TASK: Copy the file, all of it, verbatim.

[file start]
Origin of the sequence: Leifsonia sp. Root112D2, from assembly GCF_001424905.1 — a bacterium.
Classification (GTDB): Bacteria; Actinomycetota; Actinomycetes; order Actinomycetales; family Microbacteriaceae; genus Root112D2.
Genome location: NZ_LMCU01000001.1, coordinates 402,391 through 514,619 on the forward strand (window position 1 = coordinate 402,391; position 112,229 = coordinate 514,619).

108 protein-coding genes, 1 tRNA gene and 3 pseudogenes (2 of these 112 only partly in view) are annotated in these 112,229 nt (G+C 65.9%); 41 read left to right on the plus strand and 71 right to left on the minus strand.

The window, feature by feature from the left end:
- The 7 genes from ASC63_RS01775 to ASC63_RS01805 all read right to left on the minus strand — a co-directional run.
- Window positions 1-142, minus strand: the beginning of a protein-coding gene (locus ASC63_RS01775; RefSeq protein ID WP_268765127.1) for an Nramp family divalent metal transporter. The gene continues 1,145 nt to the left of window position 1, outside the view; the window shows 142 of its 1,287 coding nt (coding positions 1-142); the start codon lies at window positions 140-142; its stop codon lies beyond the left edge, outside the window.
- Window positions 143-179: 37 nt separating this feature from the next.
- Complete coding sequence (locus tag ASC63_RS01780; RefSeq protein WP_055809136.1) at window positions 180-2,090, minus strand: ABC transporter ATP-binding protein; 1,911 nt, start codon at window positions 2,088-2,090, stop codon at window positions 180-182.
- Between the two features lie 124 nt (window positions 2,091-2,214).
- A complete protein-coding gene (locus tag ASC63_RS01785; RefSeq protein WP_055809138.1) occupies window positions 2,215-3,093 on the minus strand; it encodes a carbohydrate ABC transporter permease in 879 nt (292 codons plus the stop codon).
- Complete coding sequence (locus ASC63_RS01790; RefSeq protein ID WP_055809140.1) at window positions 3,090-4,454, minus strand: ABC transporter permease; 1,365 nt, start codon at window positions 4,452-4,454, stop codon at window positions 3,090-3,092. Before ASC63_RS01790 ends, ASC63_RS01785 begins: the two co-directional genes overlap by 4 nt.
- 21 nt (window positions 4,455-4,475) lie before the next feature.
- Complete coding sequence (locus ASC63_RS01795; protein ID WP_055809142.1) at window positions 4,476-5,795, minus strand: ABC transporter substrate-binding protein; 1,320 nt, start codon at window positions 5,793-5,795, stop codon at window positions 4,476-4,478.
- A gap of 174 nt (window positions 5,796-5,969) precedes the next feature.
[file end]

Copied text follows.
Origin of the sequence: Leifsonia sp. Root112D2, from assembly GCF_001424905.1 — a bacterium.
Classification (GTDB): Bacteria; Actinomycetota; Actinomycetes; order Actinomycetales; family Microbacteriaceae; genus Root112D2.
Genome location: NZ_LMCU01000001.1, coordinates 402,391 through 514,619 on the forward strand (window position 1 = coordinate 402,391; position 112,229 = coordinate 514,619).

108 protein-coding genes, 1 tRNA gene and 3 pseudogenes (2 of these 112 only partly in view) are annotated in these 112,229 nt (G+C 65.9%); 41 read left to right on the plus strand and 71 right to left on the minus strand.

The window, feature by feature from the left end:
- The 7 genes from ASC63_RS01775 to ASC63_RS01805 all read right to left on the minus strand — a co-directional run.
- Window positions 1-142, minus strand: the beginning of a protein-coding gene (locus ASC63_RS01775; RefSeq protein ID WP_268765127.1) for an Nramp family divalent metal transporter. The gene continues 1,145 nt to the left of window position 1, outside the view; the window shows 142 of its 1,287 coding nt (coding positions 1-142); the start codon lies at window positions 140-142; its stop codon lies beyond the left edge, outside the window.
- Window positions 143-179: 37 nt separating this feature from the next.
- Complete coding sequence (locus tag ASC63_RS01780; RefSeq protein WP_055809136.1) at window positions 180-2,090, minus strand: ABC transporter ATP-binding protein; 1,911 nt, start codon at window positions 2,088-2,090, stop codon at window positions 180-182.
- Between the two features lie 124 nt (window positions 2,091-2,214).
- A complete protein-coding gene (locus tag ASC63_RS01785; RefSeq protein WP_055809138.1) occupies window positions 2,215-3,093 on the minus strand; it encodes a carbohydrate ABC transporter permease in 879 nt (292 codons plus the stop codon).
- Complete coding sequence (locus ASC63_RS01790; RefSeq protein ID WP_055809140.1) at window positions 3,090-4,454, minus strand: ABC transporter permease; 1,365 nt, start codon at window positions 4,452-4,454, stop codon at window positions 3,090-3,092. Before ASC63_RS01790 ends, ASC63_RS01785 begins: the two co-directional genes overlap by 4 nt.
- 21 nt (window positions 4,455-4,475) lie before the next feature.
- Complete coding sequence (locus ASC63_RS01795; protein ID WP_055809142.1) at window positions 4,476-5,795, minus strand: ABC transporter substrate-binding protein; 1,320 nt, start codon at window positions 5,793-5,795, stop codon at window positions 4,476-4,478.
- A gap of 174 nt (window positions 5,796-5,969) precedes the next feature.